• Gemma Stafford on September 13, 2017 at 5:02 pm

      So Luna, you can add i butter if you like. I don’t recommend adding in an ingredients like that because it could change the final product.

      What my mum does is grate frozen butter and cheese and folds it into a bread dough. It’s awesome and buttery.

      Hope this helps,
      Gemma.

  10. Bharti on September 13, 2017 at 11:00 am

    Hi Gemma
    I wanna try it for buns..
    Before starting off, I wanted to ask you, if I can use this dough (without egg ) with 24 hour proof method! I mean no kneading at all, just like your No Knead Doughnuts!
    And if yes, can u plz tell me how many proofings more are required after these 24 hours!
    Thanks in advance

    • Gemma Stafford on September 13, 2017 at 5:53 pm

      Hi Bharti,

      so yes you can do this no knead just like the doughnuts. Only one more proofing is needed and that is after you make your rolls. You will want to proof them for at least 45 minutes to 1 hour before baking them.

      Best,
      Gemma.

      • Bharti on September 15, 2017 at 12:27 am

        Hey thanks dear
        I thought, u missed reading my query, so have put the same query on YouTube too! Please ignore it!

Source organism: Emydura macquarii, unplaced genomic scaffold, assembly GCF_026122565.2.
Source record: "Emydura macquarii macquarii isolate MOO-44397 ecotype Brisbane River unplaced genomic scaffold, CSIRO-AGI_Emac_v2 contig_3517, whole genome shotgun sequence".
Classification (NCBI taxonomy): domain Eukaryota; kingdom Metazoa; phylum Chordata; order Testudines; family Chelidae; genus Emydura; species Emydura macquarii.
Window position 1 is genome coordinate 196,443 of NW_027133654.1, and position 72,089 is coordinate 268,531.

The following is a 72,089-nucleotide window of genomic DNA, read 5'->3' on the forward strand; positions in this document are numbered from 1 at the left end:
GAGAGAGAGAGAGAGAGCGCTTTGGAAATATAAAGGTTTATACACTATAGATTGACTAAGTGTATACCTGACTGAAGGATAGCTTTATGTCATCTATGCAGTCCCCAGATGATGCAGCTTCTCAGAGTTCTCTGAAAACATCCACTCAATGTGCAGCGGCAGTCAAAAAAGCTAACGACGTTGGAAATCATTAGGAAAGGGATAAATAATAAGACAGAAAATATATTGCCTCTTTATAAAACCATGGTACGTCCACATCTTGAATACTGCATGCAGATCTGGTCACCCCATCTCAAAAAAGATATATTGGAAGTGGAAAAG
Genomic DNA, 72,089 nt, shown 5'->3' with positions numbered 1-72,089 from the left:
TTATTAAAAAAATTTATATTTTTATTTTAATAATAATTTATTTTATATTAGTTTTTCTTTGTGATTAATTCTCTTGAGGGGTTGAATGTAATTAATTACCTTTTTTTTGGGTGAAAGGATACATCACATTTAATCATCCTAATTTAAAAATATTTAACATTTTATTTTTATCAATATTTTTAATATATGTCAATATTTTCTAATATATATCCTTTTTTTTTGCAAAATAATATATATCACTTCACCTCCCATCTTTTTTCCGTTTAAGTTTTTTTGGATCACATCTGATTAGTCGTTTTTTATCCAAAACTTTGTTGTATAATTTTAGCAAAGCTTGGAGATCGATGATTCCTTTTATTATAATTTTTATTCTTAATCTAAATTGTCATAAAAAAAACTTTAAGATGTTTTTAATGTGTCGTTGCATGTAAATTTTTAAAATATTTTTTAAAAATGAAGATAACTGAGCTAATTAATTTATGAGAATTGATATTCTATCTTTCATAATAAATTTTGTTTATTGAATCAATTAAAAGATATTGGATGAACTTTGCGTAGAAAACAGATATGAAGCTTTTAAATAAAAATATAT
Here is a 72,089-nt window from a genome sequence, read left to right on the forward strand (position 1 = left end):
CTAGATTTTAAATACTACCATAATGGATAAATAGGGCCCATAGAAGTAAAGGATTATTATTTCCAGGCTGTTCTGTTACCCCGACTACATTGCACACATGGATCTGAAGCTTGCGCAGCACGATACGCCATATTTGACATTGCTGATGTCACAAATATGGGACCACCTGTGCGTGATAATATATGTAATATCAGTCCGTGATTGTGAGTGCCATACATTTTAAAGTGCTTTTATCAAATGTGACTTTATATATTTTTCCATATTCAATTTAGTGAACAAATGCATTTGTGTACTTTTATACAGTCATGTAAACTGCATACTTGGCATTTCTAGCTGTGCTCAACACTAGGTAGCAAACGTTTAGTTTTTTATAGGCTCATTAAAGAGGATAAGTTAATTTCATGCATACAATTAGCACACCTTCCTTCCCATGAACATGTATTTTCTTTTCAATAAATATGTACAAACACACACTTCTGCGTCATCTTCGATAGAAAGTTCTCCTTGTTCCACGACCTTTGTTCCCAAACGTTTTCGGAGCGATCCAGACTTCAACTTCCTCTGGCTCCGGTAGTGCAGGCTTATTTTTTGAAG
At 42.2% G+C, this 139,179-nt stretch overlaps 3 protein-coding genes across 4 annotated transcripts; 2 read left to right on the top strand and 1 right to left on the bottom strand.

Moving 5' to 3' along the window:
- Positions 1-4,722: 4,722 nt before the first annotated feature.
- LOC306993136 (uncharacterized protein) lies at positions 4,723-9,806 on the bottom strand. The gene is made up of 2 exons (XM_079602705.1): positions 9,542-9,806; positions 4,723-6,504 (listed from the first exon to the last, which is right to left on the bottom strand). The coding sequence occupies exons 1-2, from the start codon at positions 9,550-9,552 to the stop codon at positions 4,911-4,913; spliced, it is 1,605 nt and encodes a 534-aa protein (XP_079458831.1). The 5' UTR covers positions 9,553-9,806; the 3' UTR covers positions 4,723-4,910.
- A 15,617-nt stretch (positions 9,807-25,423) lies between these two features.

And thanks a bunch for answering my queries so patiently.
        Love

        • Gemma Stafford on September 15, 2017 at 2:57 am

          You are welcome Bharti, I get to all of the comments here, eventually! Some days I have more pressure on my time than others. It is great to have you baking with us,
          Gemma 🙂

  11. Ruqaiyah on September 13, 2017 at 5:21 am

    Hi there gemma
    I would like to make just a plain loaf using this recipe so after proofing i dont have a loaf tin to bake it in but i have a silicon loaf mould so will it work just the same or do i have to adjust the temperature of the oven as is it silicone instead of a tin Thanks.

    • Gemma Stafford on September 13, 2017 at 5:12 pm

      Hi,

      so you don’t have to adjust the temp, do the same. Just loaf a loaf free form and bake. Everything will be the same. 🙂

  12. Patty on September 13, 2017 at 3:06 am

    Hi Gemma,

    How do you device which temperature and heat to use when you want to make your own variation? I can see that all your different breads have different ones and if I want to play with this I’m not sure what to use?

    Love,
    Patty

    • Gemma Stafford on September 13, 2017 at 4:59 pm

      Hi Patty!

      do you mean temperature of baking? like 400oF?

      If so it is a sliding range for bread. if it’s a crusty bug loaf you want to be 400plus.

      Smalled things like dinner rolls, pretzels, anything that baking quite quickly you are roughly around 375F. I hope this helps. Regardless stay in and around this range.

      Gemma.

  13. Sophie on September 11, 2017 at 2:57 am

    Hi Gemma! can I use easy bake yeast?
    Thank you! Xx

    • Gemma Stafford on September 11, 2017 at 9:41 pm

      yes you can use that yeast, no problem 🙂

  14. Vicki A Hernandez on September 10, 2017 at 3:42 pm